You can be wrong

Have you ever lied to someone because you didn’t want to admit you were wrong? Do other people get to be scapegoats so that you don’t have to admit weakness? Have you ever broken a glass at home, and blamed the dog for being behind you? I have.

I believe there is a problem in our society today where instead of fessing up about being wrong, not knowing how to do something, or admitting a mistake, we blame other people and completely, flat out, lie so we don’t get caught. Most people think that being wrong or not having the knowledge is weakness. It is the proverbial “deer in the headlights” phenomenon. It is such a knee-jerk reaction to lie or to blame, a lot of people don’t even realize they are doing it anymore. It has become truly a habit.

I’m here to tell you, being wrong … is ok. Apologizing because of a mistake, should happen. Admitting that you don’t know how to do something is not a form of weakness. A stronger foundation of trust is built among people who admit when they are wrong. And the thing about mistakes or not having the knowledge, it is good for you. It helps you grow. People never learn if they don’t stumble a little bit. No one is perfect so stop trying to convince others you are. You are not and never will be so it is OK. Be honest. Make mistakes. Admit you are wrong.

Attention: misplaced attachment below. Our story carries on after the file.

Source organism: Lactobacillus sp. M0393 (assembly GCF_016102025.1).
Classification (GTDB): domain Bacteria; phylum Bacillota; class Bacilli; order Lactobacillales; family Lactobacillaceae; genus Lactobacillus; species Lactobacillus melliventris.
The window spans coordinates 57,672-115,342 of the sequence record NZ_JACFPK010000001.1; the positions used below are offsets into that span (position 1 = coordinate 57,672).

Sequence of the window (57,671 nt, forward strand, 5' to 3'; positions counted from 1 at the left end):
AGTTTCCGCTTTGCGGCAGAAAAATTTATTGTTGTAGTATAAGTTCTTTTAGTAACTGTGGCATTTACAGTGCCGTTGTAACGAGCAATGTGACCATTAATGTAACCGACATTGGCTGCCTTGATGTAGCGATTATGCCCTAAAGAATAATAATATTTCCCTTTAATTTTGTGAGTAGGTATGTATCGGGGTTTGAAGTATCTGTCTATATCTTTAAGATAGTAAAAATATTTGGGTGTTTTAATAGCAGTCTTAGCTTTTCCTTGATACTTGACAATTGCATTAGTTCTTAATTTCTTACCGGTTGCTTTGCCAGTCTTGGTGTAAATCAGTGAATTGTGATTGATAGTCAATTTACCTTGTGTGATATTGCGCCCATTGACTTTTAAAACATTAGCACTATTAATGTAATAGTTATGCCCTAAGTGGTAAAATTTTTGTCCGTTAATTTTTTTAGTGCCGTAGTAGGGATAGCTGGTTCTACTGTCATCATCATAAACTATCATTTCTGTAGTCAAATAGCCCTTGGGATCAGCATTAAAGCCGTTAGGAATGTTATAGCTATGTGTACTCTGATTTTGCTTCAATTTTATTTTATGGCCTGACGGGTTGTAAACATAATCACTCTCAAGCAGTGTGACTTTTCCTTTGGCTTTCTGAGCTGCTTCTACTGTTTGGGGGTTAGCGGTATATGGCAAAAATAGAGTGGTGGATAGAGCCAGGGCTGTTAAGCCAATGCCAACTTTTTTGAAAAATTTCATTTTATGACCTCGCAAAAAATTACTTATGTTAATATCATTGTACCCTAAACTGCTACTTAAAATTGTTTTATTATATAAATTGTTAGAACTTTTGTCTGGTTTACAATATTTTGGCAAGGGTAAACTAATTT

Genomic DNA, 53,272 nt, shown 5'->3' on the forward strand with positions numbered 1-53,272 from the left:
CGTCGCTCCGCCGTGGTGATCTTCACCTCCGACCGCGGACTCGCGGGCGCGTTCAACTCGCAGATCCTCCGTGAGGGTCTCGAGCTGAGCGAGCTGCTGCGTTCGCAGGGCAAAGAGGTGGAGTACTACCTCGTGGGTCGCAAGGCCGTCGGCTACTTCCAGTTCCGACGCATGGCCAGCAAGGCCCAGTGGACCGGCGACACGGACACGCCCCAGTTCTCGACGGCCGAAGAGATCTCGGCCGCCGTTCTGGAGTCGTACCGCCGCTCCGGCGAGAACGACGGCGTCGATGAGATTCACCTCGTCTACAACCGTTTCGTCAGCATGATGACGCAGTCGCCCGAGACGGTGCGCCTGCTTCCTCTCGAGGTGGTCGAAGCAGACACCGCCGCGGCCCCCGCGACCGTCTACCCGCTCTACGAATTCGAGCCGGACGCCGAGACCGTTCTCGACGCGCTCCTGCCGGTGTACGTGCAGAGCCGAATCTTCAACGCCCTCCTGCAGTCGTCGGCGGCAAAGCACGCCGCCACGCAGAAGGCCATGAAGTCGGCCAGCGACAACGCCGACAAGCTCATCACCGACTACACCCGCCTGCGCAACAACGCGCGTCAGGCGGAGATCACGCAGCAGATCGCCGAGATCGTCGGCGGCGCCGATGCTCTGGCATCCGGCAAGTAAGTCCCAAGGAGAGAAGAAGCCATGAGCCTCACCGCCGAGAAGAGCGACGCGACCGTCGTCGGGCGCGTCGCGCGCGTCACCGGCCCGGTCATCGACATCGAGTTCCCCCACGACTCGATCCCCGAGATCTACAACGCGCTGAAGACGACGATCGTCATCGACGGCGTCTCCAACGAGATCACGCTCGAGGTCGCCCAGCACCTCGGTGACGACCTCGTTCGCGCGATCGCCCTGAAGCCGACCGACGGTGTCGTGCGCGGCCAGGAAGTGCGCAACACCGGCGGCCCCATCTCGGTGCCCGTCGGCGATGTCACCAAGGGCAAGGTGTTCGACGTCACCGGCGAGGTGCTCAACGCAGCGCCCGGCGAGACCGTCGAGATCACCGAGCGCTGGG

The workplace is a huge cesspool of passing the buck. Because of our busy “get it done now” world, the whole “that is not my job” or “I didn’t do it” mentality is basically people not taking on the responsibility they should. Instead of taking the time or learning the things, they lie, blame and PASS THE BUCK.

Have you ever thought about why you might have reacted in a situation or who you threw under the bus? Reflecting on the reasons behind your reactions helps you stay true to yourself and insure you stay accountable especially when you make mistakes. Why did you blame someone else? Is it because you don’t know? Is it because you are wrong and don’t want to admit it because you believe people will think lesser of you? Did you make a mistake and don’t want to get into trouble? Trust me, lying or blaming, instead of taking responsibility makes everything a TON worse. Don’t put yourself in that situation. Not worth it.

You know what, the words “I don’t know,” are OK as long as they are followed by “but I can find out or find someone who does know.” Instead of saying “that’s not my job” or “she was supposed to do that” or “It’s their fault.” Admit when you are wrong. Tell people you don’t know. Say you are sorry, you made a mistake. It will be OK, and you will be a better person because of it. Try hard to take time to answer and think about what you will say before the knee-jerk reaction to throw someone to the curb and divert the problem away from yourself. You are tough and you are accountable. You are being real when the truth is told and people will trust you more for doing it.

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